Vote buying, understood in the Malawian context as the culture of "hand out" was a common phenomenon in recent national elections in Malawi that took place on 20 May 2014. For instance, in the run up towards these elections, the then Malawi President, Joyce Banda, traveled extensively around the country, holding campaign events dubbed “development rallies,” where she would hand out bags of maize, livestock, houses for the poor and elderly and even motorbikes to the youth. At her final campaign stop, at the town of Songani in her home district of Zomba, the president gave away a truckload of new motorbikes to bike taxi operators in the area.

        Other politicians also did like wise. They gave cash an assortment of cash and gifts in the hope of securing votes. the media reported for instance that Patricia Kaliati, the director of the women’s wing of the Democratic Progressive Party (DPP), described handouts as “a winning strategy” for most political candidates in Malawi. In Zomba, the nation’s former colonial capital, a DPP parliamentary candidate running for re-election went as far as offering a fleet of buses to ferry commercial commuters for free in the weeks leading to the elections. This was also the case in the city of Lilongwe where a candidate from the Peoples Party (PP) also offered her minibuses to ferry people for free between Likuni and old Town in the run-up towards elections.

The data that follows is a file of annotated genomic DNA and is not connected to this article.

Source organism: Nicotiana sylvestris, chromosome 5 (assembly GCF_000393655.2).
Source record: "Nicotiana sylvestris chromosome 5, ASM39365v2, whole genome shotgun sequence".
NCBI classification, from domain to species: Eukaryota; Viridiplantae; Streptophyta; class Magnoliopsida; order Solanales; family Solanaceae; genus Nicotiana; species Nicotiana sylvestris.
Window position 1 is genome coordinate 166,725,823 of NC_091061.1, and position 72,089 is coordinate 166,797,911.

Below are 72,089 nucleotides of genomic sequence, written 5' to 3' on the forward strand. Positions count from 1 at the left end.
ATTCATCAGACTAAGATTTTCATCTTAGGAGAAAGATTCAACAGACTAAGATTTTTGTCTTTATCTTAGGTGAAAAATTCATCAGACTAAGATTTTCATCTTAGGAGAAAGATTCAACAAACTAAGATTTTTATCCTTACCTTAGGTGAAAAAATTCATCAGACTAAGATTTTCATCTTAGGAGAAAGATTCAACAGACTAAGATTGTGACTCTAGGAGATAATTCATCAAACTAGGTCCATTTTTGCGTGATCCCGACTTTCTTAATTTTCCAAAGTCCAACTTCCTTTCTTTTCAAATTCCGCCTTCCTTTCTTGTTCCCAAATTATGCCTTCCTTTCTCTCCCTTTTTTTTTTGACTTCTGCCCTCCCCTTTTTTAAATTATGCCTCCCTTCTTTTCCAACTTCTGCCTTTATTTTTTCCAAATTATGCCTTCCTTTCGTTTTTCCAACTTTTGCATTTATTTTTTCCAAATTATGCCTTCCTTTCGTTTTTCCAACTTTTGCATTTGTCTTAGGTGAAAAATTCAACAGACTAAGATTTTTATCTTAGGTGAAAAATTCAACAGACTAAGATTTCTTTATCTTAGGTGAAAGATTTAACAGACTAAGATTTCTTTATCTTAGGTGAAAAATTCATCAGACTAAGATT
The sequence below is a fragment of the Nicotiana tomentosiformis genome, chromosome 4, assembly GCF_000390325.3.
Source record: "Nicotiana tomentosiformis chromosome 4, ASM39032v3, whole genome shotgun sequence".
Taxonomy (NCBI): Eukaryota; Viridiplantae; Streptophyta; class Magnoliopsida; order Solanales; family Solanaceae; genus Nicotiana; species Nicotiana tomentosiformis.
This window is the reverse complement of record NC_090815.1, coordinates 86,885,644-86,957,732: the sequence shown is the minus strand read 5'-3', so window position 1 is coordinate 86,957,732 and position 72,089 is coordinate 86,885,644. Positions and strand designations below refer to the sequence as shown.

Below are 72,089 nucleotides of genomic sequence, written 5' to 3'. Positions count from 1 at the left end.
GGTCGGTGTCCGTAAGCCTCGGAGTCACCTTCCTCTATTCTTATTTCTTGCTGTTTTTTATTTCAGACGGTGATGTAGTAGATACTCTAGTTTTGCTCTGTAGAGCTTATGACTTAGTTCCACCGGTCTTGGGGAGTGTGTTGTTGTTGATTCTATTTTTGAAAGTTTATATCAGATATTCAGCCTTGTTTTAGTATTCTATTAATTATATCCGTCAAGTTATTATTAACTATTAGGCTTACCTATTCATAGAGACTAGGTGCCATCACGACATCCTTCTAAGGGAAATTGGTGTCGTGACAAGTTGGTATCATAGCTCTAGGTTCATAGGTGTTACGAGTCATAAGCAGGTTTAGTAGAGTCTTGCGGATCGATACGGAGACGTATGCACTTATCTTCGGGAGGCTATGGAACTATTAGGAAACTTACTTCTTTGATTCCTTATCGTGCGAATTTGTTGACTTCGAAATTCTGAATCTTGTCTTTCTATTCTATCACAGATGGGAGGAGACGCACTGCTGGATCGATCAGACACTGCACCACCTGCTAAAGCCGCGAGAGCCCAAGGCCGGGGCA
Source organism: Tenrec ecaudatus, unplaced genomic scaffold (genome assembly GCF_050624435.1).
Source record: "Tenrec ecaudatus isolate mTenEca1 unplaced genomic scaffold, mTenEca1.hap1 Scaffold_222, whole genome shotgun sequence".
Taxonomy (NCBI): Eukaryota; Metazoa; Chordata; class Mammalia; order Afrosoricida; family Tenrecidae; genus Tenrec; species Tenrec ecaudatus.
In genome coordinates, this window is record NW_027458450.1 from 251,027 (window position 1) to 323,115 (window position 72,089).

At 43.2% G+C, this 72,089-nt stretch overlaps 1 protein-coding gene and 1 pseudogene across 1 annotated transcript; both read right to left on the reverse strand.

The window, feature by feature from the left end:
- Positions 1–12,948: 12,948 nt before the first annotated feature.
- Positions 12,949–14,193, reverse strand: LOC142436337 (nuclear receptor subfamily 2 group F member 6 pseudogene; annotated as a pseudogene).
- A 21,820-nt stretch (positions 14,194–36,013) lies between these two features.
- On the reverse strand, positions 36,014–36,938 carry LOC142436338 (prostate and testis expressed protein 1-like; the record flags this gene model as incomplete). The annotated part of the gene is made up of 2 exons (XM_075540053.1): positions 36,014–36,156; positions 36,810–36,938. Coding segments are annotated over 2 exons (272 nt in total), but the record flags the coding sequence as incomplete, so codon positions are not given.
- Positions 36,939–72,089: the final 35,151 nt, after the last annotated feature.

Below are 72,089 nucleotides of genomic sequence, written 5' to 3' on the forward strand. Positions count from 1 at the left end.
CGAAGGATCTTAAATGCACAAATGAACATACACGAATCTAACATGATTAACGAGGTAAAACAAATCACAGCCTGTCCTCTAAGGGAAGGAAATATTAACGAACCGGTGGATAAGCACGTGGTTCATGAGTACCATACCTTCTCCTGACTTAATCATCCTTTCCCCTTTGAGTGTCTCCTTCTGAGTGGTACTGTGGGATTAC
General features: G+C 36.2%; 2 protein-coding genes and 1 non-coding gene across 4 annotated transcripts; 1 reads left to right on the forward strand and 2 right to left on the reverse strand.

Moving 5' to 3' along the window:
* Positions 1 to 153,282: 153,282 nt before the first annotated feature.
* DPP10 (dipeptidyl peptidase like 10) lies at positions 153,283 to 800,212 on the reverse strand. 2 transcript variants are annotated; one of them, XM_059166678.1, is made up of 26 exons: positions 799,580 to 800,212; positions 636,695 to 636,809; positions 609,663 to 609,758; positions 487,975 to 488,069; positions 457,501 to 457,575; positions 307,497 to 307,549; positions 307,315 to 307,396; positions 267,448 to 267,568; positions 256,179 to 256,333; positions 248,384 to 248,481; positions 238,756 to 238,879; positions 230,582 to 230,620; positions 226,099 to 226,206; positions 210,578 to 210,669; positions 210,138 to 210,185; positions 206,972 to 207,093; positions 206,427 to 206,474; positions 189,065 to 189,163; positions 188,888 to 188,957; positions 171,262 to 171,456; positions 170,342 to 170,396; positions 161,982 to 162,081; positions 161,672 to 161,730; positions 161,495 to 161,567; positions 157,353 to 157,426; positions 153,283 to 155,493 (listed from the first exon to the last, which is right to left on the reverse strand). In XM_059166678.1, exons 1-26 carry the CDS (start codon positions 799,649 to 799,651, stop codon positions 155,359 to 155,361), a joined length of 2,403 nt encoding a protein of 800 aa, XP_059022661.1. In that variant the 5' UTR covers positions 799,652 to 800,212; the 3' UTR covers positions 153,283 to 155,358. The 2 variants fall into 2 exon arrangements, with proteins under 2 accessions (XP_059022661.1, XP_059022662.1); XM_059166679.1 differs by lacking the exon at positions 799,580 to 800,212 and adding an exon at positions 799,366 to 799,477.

Scoring Criteria

        A 100 score is earned where there were no news reports or other documented incidents of vote-buying during the most recent national election.

        A 50 score is earned where there were news reports or other documented incidents of no more than two cases of vote-buying during the most recent national election.

        A 0 score is earned where there were frequent news reports or other documented incidents of vote-buying during the most recent national election.

        Sources

        [Phone Interview], Wisdom Chimgwede, Investigative Journalist, Nation Publications, 20 August 2014

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        0
        In practice, to what extent do civil society organizations use political finance data?More about indicator

        Political finance data is non-existent in Malawi. According to Wisdom Chimgwede, an investigative journalist from the Nation News Paper, it is, as a matter of fact, not possible to access information regarding political financing.

        Civil society organisations such as the Malawi Electoral Support Network (MESN) and Centre for Multiparty Democracy (CMD-Malawi) have been advocating for reforms to ensure that there is transparency in this regard (of political finance). The CMD-Malawi has gone to the extent of preparing a draft legislation that has been submitted to the Attorney General for his consideration for forwarding to Parliament for debate and adoption. At a time of writing this report, however, there had just been a change in government in Malawi and it was not clear as to whether the current Attorney General will further pursue the initiative embarked upon by the CMD-Malawi.

        Scoring Criteria

        A 100 score is earned where at least three civil society organizations have used officially published political party or individual candidate financial information as part of their advocacy or awareness work.

        A 50 score is earned where one civil society organization has used officially published financial information as part of its advocacy or awareness work.

        A 0 score is earned where no civil society organization has used officially published financial information as part of its work.

        Sources

        [Phone Interview] Wisdom Chimgwede, Investigative Journalist, Nations Newspaper, 19 August 2014